So I think FinTechs are definitely on the rise. So globally, in 2021, versus 2020, there is an increase in total funding of about 125 billion, which is 175% up


Georgi Konov, partner at McKinsey and Co, digital distribution and retail banking.


Globally, there are about 215 unicorns. These are basically FinTechs valued at more than 1 billion and their value is total values around 740 billion. In the region, FinTechs are still in the early stage. They represent a small chunk of the GDP, they capture about 2% of the banking revenue pools and capture a small chunk of the funding as well. There are no unicorns in this region. There are about 400-plus FinTechs, across all the key product areas and all geographies, with quite a bit of interest from international investors.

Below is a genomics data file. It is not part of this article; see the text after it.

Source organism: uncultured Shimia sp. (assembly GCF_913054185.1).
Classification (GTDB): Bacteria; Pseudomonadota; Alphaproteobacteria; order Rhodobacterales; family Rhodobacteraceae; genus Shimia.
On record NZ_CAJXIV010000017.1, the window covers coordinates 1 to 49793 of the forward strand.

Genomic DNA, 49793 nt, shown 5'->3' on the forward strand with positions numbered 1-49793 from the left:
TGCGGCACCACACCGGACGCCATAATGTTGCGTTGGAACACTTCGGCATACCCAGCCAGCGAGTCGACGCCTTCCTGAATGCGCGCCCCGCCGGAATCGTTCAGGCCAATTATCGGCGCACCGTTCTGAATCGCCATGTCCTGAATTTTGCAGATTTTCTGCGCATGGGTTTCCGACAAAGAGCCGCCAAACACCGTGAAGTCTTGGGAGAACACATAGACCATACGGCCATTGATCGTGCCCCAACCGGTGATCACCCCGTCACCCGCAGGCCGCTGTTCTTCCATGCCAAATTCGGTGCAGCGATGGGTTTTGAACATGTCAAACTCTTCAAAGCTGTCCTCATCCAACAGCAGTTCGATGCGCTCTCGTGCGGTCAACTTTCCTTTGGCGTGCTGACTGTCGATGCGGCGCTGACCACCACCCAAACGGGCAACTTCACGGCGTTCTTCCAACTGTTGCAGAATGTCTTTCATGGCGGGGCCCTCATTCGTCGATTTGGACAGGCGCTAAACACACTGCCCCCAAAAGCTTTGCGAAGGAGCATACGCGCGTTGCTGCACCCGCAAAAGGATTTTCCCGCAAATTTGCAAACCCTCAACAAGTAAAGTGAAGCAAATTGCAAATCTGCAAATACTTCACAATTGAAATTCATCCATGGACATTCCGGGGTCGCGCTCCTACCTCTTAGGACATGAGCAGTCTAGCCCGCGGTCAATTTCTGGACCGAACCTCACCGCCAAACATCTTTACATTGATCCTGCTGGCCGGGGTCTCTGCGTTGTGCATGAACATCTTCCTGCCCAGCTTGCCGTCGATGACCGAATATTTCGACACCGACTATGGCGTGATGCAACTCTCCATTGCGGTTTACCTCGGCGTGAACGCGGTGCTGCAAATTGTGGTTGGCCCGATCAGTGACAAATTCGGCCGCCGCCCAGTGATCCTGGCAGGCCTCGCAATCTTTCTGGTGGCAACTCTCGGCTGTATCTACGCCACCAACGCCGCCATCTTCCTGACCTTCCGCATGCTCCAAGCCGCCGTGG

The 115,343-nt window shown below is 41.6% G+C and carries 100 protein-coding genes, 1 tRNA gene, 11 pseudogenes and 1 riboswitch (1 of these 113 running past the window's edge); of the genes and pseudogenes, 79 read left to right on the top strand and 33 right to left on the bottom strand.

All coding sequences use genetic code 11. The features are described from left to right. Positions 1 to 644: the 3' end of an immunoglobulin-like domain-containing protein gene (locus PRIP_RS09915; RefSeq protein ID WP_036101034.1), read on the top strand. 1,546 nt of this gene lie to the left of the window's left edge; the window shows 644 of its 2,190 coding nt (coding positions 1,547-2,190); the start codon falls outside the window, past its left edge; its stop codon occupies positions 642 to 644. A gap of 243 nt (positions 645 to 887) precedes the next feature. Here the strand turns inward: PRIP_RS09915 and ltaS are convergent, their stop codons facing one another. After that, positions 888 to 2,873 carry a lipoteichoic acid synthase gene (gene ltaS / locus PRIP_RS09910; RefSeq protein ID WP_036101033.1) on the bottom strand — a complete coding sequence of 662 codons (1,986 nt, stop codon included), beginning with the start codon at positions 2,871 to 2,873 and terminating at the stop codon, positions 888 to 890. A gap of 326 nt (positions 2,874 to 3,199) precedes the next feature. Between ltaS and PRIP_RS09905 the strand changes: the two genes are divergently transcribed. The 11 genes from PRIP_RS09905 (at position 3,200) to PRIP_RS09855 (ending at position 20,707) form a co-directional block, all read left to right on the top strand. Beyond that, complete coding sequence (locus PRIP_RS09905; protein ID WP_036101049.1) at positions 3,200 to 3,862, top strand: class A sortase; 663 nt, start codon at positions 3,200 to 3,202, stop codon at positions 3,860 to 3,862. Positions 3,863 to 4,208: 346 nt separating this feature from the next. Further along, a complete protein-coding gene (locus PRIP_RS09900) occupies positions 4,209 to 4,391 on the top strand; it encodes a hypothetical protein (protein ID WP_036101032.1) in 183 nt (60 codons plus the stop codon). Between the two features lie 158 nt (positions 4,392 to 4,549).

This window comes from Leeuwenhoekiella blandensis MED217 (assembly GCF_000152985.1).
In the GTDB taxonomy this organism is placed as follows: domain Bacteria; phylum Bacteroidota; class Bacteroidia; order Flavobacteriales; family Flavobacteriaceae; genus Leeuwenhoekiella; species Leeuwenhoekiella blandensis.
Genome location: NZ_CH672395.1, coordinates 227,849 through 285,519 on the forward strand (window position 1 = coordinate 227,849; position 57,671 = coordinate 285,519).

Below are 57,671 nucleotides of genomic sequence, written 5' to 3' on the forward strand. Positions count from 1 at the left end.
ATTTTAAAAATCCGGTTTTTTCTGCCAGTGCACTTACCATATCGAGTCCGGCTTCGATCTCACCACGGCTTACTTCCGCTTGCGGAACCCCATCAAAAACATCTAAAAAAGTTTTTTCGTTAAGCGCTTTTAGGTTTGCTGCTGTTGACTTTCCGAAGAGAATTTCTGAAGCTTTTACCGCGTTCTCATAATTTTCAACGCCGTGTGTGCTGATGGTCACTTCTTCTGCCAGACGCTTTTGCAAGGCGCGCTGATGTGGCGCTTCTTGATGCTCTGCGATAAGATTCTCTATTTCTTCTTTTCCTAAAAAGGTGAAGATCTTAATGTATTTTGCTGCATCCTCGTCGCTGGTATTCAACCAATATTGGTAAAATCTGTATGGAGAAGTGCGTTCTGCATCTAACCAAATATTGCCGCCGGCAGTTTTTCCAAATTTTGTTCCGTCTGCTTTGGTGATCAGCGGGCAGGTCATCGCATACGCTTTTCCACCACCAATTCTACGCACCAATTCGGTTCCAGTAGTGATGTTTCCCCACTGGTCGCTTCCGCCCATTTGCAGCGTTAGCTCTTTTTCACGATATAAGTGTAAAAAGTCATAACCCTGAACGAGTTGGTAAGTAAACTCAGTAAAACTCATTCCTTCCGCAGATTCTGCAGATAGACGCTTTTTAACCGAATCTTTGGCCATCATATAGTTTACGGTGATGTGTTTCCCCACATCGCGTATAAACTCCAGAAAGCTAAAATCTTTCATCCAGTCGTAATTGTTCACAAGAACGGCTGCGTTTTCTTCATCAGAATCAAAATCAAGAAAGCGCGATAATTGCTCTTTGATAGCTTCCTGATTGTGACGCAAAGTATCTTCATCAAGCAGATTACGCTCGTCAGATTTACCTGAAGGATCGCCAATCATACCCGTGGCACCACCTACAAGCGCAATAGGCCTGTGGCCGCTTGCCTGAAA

Payments in particular is the biggest area of disruption for FinTechs. Given that this is basically where most of the touchpoints with the customers are. And as you mentioned, it's not only about the financial technology companies, but it is also about big technology players like Amazon, like Facebook, like Google. FinTechs will definitely play an important role in the future in terms of being the field where you test new technology, being the field where you experiment with new ways of working and improve time to market, and being the field where you actually achieve the so-called perfect personalisation. So, treating the customer in the way he or she wants. Now, banks have started collaborating with FinTechs. And I believe this will be the future, the B2B collaboration for multiple reasons.